Lectio divina has four steps: reading, meditation, prayer and contemplation. The reading stage involves critical engagement with the text, analysing its meanings and metaphors. The meditation stage involves dwelling on the images that particularly resonate with you. This could be developed into a visualisation or journey into the scene described.
Lectio divina seems like a valuable technique for solo spiritual practice. And what books might you choose? I recommend Jitterbug Perfume by Tom Robbins, or the Tao Te Ching. There's lots of wonderful poetry out there, too. I'm sure you can think of your own examples.
The prayer part is difficult for me - I find petitionary prayer (asking the Divine, or deities, for things or qualities) meaningless and stupid. It's hard to ask a being whom you do not believe to be omnipotent or interested in your trivial problems for stuff. For this part, you could substitute focussing on the qualities you would like to develop (if, like me, you have a problem with asking for stuff). Or perhaps a bit of sympathetic magic.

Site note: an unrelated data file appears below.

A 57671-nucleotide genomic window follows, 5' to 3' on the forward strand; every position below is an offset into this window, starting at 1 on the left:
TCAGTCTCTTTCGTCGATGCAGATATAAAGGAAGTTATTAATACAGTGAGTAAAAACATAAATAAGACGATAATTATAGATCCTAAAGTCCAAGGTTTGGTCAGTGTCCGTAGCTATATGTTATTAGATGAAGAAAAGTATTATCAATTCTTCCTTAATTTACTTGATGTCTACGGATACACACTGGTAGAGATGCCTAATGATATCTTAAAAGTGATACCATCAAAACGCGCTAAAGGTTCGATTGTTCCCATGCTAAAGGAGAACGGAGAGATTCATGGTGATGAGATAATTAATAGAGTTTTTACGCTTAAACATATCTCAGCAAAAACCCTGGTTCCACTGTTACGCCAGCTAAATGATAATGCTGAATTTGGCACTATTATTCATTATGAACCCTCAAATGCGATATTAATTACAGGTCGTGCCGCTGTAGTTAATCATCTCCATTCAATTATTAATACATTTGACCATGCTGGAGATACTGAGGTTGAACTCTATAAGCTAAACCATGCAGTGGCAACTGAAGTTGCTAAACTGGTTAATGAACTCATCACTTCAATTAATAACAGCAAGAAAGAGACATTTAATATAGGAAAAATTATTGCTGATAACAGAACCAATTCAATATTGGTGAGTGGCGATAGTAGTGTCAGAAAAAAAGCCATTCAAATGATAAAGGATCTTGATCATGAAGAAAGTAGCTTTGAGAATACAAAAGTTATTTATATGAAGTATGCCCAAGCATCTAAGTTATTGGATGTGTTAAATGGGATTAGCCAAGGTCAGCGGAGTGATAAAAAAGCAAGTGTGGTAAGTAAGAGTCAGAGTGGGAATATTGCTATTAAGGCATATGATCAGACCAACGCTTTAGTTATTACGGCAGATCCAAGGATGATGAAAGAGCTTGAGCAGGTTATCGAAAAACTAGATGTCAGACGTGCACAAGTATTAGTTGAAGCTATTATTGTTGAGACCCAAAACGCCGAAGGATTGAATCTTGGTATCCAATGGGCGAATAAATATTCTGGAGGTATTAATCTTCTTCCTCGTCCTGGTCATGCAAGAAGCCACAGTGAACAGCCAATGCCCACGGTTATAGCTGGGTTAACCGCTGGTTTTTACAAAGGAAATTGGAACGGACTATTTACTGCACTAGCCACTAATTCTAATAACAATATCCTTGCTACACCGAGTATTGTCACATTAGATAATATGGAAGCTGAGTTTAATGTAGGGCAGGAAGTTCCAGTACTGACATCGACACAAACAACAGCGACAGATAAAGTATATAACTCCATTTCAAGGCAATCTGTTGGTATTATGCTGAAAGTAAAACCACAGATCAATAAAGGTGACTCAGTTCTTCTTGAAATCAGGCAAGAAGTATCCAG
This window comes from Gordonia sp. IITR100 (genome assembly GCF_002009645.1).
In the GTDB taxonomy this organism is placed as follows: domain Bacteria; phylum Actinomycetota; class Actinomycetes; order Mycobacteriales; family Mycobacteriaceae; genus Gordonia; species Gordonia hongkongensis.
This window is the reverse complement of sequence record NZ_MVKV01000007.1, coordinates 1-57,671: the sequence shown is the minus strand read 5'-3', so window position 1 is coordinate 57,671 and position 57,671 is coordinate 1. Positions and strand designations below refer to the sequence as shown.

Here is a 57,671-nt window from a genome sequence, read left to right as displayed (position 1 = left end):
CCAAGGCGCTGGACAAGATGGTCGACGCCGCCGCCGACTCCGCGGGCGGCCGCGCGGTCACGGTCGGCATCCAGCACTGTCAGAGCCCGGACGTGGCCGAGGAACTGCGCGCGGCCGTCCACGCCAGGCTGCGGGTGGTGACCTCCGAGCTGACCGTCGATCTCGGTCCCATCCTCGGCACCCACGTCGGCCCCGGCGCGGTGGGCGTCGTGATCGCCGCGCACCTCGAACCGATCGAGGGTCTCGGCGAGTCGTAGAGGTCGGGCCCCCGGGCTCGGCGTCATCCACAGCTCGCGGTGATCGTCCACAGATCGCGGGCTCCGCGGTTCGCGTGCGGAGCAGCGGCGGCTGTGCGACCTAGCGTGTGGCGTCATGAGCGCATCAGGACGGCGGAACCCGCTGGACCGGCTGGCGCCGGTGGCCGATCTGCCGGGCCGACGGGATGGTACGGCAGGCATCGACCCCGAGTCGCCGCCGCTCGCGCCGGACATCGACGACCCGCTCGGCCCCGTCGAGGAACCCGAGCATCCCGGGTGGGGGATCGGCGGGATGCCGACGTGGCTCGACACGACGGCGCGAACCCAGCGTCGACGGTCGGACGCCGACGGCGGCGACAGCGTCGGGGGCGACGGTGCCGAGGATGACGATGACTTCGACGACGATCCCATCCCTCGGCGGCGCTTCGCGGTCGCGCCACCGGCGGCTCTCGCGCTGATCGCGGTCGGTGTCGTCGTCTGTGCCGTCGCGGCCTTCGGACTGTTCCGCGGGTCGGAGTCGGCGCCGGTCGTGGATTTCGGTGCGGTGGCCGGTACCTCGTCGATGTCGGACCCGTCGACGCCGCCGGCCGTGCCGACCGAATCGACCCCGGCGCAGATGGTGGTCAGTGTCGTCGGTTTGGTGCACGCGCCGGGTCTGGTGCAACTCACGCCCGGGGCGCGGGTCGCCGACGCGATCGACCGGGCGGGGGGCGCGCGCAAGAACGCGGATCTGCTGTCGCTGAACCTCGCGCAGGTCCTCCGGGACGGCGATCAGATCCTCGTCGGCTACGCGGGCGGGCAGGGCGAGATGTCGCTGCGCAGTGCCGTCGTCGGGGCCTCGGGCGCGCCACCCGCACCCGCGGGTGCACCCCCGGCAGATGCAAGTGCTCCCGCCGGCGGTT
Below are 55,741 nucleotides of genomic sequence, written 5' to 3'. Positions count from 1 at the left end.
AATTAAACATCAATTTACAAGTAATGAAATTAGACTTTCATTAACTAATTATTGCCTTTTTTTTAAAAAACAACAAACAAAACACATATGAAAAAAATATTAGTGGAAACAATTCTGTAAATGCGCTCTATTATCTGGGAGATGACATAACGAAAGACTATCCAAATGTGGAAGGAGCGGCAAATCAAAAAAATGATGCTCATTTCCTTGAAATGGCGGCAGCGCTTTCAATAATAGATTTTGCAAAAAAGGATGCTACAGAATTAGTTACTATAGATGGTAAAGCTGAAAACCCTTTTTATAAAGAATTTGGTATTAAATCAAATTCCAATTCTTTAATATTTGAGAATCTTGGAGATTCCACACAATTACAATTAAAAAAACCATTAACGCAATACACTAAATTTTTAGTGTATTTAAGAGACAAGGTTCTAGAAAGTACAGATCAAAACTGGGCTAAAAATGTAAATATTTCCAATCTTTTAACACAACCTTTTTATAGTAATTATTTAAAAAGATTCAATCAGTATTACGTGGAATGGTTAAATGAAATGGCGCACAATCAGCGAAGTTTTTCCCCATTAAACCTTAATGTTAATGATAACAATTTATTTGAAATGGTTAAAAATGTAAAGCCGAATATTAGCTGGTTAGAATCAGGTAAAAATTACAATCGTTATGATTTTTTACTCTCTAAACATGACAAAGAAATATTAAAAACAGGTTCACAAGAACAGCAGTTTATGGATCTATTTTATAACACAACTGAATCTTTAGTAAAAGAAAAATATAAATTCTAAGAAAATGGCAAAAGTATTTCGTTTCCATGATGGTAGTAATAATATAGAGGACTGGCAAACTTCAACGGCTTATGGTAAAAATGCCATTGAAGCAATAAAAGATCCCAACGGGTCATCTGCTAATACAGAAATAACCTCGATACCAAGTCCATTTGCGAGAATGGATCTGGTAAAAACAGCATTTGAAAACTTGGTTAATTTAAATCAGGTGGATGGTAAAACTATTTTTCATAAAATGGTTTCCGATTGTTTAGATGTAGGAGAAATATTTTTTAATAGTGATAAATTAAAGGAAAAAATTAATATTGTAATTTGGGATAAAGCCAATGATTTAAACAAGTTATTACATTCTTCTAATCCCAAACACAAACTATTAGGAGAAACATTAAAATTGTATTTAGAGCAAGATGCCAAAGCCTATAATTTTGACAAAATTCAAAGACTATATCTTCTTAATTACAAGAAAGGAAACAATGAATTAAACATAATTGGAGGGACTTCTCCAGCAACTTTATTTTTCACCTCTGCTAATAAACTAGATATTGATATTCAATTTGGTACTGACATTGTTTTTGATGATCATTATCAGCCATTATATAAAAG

Finally, contemplation - wordless communion with the universe, the Divine, or your chosen deity. This part works fine for me. I think it's always worth trying to see the Divine as immanent in all that is around us, too. Just relax and see the glow and sparkle in everything.
More about Lectio Divina
The Naked Theologian: God - only four steps away
Quaker Pagan Reflections: Another Kind of Lectio Divina?
UU Wellspring: Lectio Divina: a spiritual practice for Unitarian Universalists, by Tina Simson